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Samsung lets inspectors into its factories following deaths

But activists say that it's still not good enough.

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Samsung has agreed to allow inspectors into its plants as part of a deal with plant workers who contracted cancer and other workplace maladies. The company signed the document with two groups that represent ailing workers and their families. All three sides chose a labor law professor as ombudsman to head up and choose the inspection team, and checks will run for three years, with an option for three more. The company also agreed to disclose more info on chemicals it uses in its chip and display plants, and will open a clinic for workers.

Samsung recently agreed to set up an $85.8 million fund to compensate workers for illnesses. According to one of the activist groups, Sharps, over 200 workers have fallen ill at Samsung's factories and nearly 70 have died. Rumblings about unsafe conditions at plants started in 2007 after the death of Hwang Yu-mi, a chip plant worker who died of leukemia at the age of 22. Samsung has also suffered a spate of accidents in the last few years that killed several employees and injured others.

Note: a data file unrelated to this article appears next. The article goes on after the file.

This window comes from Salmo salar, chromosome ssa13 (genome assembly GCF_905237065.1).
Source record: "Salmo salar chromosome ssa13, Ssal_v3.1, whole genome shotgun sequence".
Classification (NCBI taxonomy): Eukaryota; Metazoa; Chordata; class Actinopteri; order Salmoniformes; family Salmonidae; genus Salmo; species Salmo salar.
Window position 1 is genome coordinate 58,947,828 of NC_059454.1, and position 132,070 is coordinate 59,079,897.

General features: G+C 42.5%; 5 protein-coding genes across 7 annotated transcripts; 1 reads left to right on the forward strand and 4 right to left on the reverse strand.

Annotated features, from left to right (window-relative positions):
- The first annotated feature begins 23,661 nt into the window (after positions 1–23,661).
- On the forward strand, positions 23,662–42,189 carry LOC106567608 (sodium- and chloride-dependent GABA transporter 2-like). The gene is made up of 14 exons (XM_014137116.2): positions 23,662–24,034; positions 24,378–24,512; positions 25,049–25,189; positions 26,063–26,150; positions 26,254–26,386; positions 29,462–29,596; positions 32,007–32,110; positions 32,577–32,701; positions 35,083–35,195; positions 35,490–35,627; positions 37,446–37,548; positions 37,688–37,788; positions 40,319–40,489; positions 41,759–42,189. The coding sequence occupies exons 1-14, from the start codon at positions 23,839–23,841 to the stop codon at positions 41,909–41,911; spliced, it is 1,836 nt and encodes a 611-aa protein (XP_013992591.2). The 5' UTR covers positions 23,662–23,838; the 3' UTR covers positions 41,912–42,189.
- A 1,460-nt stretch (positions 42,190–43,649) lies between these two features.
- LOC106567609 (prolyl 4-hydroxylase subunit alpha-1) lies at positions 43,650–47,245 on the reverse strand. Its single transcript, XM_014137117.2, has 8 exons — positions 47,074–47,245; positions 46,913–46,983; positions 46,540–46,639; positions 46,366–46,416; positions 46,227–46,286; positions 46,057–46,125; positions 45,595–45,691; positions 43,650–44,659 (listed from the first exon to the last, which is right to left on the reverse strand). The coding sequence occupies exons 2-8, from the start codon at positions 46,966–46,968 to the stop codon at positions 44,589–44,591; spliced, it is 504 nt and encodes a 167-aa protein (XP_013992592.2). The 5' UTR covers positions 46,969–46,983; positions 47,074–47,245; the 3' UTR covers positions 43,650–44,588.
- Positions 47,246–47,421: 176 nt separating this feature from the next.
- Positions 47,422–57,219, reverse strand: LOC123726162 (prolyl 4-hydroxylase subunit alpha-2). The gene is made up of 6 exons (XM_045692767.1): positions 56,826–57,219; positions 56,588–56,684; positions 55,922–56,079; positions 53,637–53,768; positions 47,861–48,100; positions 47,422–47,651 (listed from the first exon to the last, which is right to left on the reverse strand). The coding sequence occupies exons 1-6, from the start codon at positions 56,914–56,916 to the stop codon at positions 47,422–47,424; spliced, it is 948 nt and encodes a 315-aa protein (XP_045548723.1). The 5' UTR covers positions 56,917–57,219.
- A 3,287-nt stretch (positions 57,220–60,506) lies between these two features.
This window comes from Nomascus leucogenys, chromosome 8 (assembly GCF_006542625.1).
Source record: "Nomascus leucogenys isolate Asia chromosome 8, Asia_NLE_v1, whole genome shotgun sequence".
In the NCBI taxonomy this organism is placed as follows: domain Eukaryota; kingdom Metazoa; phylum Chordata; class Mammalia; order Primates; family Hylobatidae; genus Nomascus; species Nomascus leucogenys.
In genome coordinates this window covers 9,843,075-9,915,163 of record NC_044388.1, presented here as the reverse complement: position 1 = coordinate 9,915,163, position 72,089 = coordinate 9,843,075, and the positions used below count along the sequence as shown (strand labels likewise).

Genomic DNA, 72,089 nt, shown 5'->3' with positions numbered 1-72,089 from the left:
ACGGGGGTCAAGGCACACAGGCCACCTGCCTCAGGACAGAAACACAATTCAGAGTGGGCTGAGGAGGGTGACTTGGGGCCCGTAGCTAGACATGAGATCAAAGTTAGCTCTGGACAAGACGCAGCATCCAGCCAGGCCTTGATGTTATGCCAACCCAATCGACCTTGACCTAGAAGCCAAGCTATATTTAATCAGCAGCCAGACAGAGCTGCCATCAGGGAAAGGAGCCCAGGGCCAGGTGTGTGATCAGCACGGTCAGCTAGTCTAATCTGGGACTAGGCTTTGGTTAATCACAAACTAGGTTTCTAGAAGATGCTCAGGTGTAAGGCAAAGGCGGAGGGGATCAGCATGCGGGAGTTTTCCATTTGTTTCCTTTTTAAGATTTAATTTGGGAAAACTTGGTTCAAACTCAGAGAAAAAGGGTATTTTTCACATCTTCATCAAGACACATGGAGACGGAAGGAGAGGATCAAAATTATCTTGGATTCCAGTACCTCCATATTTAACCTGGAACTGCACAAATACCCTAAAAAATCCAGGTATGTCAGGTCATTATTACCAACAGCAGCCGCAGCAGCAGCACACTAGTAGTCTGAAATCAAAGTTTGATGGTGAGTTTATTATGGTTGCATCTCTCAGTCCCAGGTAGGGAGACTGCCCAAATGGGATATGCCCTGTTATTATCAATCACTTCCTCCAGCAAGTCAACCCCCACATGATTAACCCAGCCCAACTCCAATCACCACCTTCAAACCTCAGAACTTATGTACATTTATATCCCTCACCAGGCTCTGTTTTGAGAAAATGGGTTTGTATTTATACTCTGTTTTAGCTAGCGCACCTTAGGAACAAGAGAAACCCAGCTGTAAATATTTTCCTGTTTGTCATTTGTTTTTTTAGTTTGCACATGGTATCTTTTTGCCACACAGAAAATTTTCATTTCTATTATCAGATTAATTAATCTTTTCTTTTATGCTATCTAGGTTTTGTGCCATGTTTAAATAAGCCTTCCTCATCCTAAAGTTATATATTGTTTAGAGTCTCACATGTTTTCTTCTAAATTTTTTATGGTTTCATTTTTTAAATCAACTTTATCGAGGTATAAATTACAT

They need to make a clear promise not to let this happen again, and they need to resolve the compensation issue through the talks.

With that record, you'd think that the South Korean government would force Samsung to undergo rigorous inspections. However, according to Sharps, "many of of the company's 80-plus affiliates have high regulatory ratings that exempt them from regular safety inspections." It claims that "incentivizes the Samsung companies to cover up ... incidents, in order to remain exempt from government inspections."

Sharps signed on to the inspections, but won't endorse the compensation payments until Samsung admits responsibility for the illnesses. However, Samsung denied culpability, saying that while radiation and chemical limits in its plants were above normal, they were still within legal limits. Hwang Sang-ki, the father of Hwang Yu-mi and subject of the Korean film Another Promise, said last year that he hopes Samsung doesn't try to sweep the problem under a rug. "They need to make a clear promise not to let this happen again, and they need to resolve the compensation issue through the talks."

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